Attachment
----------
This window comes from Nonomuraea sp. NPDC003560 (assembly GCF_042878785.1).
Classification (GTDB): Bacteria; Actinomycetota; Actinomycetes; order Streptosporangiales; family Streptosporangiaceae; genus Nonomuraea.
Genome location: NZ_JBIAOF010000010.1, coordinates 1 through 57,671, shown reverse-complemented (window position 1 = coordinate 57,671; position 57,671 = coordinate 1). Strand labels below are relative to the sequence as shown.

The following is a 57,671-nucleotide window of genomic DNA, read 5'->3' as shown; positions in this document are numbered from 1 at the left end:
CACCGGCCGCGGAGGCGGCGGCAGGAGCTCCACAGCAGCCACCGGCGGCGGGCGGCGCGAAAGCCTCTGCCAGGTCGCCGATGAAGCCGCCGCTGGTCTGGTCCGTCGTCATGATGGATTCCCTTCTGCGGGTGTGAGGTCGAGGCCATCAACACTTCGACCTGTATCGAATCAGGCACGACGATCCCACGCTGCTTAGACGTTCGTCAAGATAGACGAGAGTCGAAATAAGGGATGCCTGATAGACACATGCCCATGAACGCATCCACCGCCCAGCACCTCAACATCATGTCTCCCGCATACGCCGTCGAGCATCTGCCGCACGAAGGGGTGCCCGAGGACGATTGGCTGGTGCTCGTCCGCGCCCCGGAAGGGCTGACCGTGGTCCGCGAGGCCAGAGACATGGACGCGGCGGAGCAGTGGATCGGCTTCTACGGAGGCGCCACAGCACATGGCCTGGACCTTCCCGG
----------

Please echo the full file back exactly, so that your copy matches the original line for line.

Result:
This window comes from Nonomuraea sp. NPDC003560 (assembly GCF_042878785.1).
Classification (GTDB): Bacteria; Actinomycetota; Actinomycetes; order Streptosporangiales; family Streptosporangiaceae; genus Nonomuraea.
Genome location: NZ_JBIAOF010000010.1, coordinates 1 through 57,671, shown reverse-complemented (window position 1 = coordinate 57,671; position 57,671 = coordinate 1). Strand labels below are relative to the sequence as shown.

The following is a 57,671-nucleotide window of genomic DNA, read 5'->3' as shown; positions in this document are numbered from 1 at the left end:
CACCGGCCGCGGAGGCGGCGGCAGGAGCTCCACAGCAGCCACCGGCGGCGGGCGGCGCGAAAGCCTCTGCCAGGTCGCCGATGAAGCCGCCGCTGGTCTGGTCCGTCGTCATGATGGATTCCCTTCTGCGGGTGTGAGGTCGAGGCCATCAACACTTCGACCTGTATCGAATCAGGCACGACGATCCCACGCTGCTTAGACGTTCGTCAAGATAGACGAGAGTCGAAATAAGGGATGCCTGATAGACACATGCCCATGAACGCATCCACCGCCCAGCACCTCAACATCATGTCTCCCGCATACGCCGTCGAGCATCTGCCGCACGAAGGGGTGCCCGAGGACGATTGGCTGGTGCTCGTCCGCGCCCCGGAAGGGCTGACCGTGGTCCGCGAGGCCAGAGACATGGACGCGGCGGAGCAGTGGATCGGCTTCTACGGAGGCGCCACAGCACATGGCCTGGACCTTCCCGG